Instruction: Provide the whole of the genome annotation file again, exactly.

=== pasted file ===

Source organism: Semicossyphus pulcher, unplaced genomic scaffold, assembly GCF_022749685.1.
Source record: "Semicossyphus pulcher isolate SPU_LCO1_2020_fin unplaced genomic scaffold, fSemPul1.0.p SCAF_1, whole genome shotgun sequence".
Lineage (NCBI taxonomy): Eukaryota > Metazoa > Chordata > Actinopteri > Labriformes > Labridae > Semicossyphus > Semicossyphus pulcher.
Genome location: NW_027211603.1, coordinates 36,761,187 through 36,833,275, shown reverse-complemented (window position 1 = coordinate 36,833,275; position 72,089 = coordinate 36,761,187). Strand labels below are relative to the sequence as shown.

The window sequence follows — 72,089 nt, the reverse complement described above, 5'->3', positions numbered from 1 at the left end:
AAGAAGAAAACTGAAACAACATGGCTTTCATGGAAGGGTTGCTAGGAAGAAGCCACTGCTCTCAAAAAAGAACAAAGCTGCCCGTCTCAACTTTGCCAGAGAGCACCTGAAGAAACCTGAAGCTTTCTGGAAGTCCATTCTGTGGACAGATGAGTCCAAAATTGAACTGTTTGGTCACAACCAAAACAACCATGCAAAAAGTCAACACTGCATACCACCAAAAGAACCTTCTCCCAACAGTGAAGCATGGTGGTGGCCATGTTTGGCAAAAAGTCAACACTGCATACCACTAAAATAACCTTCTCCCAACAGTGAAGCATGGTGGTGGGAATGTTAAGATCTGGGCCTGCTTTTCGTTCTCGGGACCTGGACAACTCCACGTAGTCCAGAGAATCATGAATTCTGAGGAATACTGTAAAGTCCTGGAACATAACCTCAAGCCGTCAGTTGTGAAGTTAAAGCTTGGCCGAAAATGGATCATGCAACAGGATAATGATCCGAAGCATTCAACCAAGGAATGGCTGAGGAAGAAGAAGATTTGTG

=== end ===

Source organism: Semicossyphus pulcher, unplaced genomic scaffold, assembly GCF_022749685.1.
Source record: "Semicossyphus pulcher isolate SPU_LCO1_2020_fin unplaced genomic scaffold, fSemPul1.0.p SCAF_1, whole genome shotgun sequence".
Lineage (NCBI taxonomy): Eukaryota > Metazoa > Chordata > Actinopteri > Labriformes > Labridae > Semicossyphus > Semicossyphus pulcher.
Genome location: NW_027211603.1, coordinates 36,761,187 through 36,833,275, shown reverse-complemented (window position 1 = coordinate 36,833,275; position 72,089 = coordinate 36,761,187). Strand labels below are relative to the sequence as shown.

The window sequence follows — 72,089 nt, the reverse complement described above, 5'->3', positions numbered from 1 at the left end:
AAGAAGAAAACTGAAACAACATGGCTTTCATGGAAGGGTTGCTAGGAAGAAGCCACTGCTCTCAAAAAAGAACAAAGCTGCCCGTCTCAACTTTGCCAGAGAGCACCTGAAGAAACCTGAAGCTTTCTGGAAGTCCATTCTGTGGACAGATGAGTCCAAAATTGAACTGTTTGGTCACAACCAAAACAACCATGCAAAAAGTCAACACTGCATACCACCAAAAGAACCTTCTCCCAACAGTGAAGCATGGTGGTGGCCATGTTTGGCAAAAAGTCAACACTGCATACCACTAAAATAACCTTCTCCCAACAGTGAAGCATGGTGGTGGGAATGTTAAGATCTGGGCCTGCTTTTCGTTCTCGGGACCTGGACAACTCCACGTAGTCCAGAGAATCATGAATTCTGAGGAATACTGTAAAGTCCTGGAACATAACCTCAAGCCGTCAGTTGTGAAGTTAAAGCTTGGCCGAAAATGGATCATGCAACAGGATAATGATCCGAAGCATTCAACCAAGGAATGGCTGAGGAAGAAGAAGATTTGTG